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The qeleshe is a local hat that is crafted in Kruja, Albania. Today, a few select artisans who can craft these accessories remain.

Not very far from Tirana, Kruja is one of the most well-known Albanian cities. This is due to hts historical importance. After being the centre of the state of Albania’s National hero, Skanderbeg, it has been able to maintain its importance throughout the years.  It is now one of the main centres of historic tourism in Albania.

Kruja Old Bazaar: Home of the Qeleshe

A well known attraction in Kruja  is the Kruja Old Bazaar, which is not as big as it used to be. However, there is a little part of it which has stood the test of time. It dates back to the 15th century. The bazaar is situated along the road. and one  must pass in order to reach the castle and the George Castriota Skanderbeg Museum. It forms a retail therapy ‘compliment’ to the other sites of cultural importance in Kruja.

Kruja Old Bazaar is a centre for Albanian craft and cultural produce. 
Image Courtesy: Elisabeta Kodheli

Albanian hats, known as the ‘qeleshe’ are found in some shops in the Old Bazaar. The hat is a rare, culturally distinct form of apparel in Albania.  The hat that dates back to ancient times. According to ethnographers, the “qeleshe” has always been an essential part of Albanian traditional customs. Wool is used to make felt. One must then wash the fabric with soap and water thoroughly. The fabric passes through 16 different phases in order to create the “qeleshe”.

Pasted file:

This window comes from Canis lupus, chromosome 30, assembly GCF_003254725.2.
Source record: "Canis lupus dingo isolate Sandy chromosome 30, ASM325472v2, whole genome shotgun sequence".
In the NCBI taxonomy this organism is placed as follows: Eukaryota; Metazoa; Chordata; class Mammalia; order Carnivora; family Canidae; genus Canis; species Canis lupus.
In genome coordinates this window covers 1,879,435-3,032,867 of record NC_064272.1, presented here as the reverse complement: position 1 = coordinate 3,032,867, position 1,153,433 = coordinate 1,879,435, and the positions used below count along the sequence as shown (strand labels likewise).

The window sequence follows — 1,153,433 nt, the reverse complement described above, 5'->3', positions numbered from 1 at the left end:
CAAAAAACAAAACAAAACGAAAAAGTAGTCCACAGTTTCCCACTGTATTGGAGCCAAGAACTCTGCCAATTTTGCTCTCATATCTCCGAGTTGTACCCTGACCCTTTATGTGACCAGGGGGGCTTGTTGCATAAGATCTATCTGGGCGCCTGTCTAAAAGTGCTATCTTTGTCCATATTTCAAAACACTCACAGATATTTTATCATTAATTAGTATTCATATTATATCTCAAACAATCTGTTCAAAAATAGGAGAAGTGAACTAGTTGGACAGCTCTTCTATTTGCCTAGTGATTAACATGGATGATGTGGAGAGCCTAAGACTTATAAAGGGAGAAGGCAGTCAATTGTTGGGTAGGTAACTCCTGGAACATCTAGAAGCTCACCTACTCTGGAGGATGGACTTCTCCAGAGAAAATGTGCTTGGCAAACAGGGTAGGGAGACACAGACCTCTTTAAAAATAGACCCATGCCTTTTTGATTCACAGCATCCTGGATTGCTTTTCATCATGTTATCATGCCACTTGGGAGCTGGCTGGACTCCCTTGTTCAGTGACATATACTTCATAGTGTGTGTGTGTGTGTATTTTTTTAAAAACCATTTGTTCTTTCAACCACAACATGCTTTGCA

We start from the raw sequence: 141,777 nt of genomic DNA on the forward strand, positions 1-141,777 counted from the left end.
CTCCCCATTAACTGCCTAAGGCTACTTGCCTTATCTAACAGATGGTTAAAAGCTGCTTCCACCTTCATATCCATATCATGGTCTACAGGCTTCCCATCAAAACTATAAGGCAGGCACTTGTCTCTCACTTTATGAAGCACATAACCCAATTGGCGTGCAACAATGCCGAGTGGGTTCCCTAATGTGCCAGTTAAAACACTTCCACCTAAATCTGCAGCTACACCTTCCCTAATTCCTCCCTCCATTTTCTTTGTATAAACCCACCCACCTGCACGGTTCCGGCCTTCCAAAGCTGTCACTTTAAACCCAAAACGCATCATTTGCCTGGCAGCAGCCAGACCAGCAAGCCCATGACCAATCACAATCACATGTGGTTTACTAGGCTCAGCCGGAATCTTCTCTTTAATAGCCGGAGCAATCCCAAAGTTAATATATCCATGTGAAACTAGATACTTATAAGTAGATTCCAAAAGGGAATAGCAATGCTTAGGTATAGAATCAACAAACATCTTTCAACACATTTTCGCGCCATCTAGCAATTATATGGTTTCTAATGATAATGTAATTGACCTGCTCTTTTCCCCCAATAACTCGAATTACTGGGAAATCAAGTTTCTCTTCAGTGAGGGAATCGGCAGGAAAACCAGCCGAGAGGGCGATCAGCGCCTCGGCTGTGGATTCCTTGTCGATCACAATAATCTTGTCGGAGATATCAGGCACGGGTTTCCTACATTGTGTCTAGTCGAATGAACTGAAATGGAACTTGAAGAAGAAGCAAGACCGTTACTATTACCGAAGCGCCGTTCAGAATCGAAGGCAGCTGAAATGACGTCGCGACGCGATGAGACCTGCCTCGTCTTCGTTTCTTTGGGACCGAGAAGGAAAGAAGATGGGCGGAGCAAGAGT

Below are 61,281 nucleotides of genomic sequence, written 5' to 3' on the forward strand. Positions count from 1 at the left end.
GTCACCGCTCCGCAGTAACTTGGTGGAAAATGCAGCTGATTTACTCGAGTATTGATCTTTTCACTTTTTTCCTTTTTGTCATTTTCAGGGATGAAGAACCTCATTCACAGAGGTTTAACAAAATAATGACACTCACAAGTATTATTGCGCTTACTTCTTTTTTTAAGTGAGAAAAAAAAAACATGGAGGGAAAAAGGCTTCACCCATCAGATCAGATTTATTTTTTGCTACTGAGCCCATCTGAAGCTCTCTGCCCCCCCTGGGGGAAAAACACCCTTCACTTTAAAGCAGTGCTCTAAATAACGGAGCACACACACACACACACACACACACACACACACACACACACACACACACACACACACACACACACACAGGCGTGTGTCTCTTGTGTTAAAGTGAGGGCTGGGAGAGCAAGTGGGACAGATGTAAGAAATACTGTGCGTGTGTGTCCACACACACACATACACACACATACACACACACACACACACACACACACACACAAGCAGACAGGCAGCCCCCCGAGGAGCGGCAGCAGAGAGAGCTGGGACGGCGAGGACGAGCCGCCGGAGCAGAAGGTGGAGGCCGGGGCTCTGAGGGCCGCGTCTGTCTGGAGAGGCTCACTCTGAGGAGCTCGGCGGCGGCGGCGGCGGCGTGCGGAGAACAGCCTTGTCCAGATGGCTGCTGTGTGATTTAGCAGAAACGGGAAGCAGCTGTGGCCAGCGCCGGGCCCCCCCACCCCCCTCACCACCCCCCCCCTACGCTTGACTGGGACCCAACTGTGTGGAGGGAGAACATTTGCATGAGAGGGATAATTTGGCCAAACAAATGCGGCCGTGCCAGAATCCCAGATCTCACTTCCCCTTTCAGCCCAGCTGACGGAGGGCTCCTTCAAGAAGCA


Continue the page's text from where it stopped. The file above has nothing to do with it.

The Qeleshe is a marker of national identity. Few artisans who can create the hat remain today.
Image Courtesy: Shqipe Mula

Current Status of the Practice of Felt-Making:

Ndriçim Guni is one of the few remaining felt makers in Kruja.  He was 20 years-old when his father taught him this craft. The creation of felt has been part of his family legacy for generations. Traditionally, these artisans pass the techniques of felt-making from generation to generation. Guni himself is proud to be passing on his skills to his son!

Guni is one of the few remaining artisans who can create a qeleshe. His workshop features an extensive range of felt products.
Image courtesy: Shqipe Mula


The decline of felt-making has occurred due to a lack of skilled artisans. Fewer and fewer people in Albania wear the “qeleshe”. The ones that wear it are relatively older, mostly from the third generation. The younger population mostly uses the “qeleshe” as a symbol of national identity in stadiums, when the Albanian National Team competes.

However, Guni is very happy that there will always be people that will resist the changing times and continue this craft.  People like Guni  are exemplary of individuals who have the thirst to pass on their cultural distinctness down to posterity.



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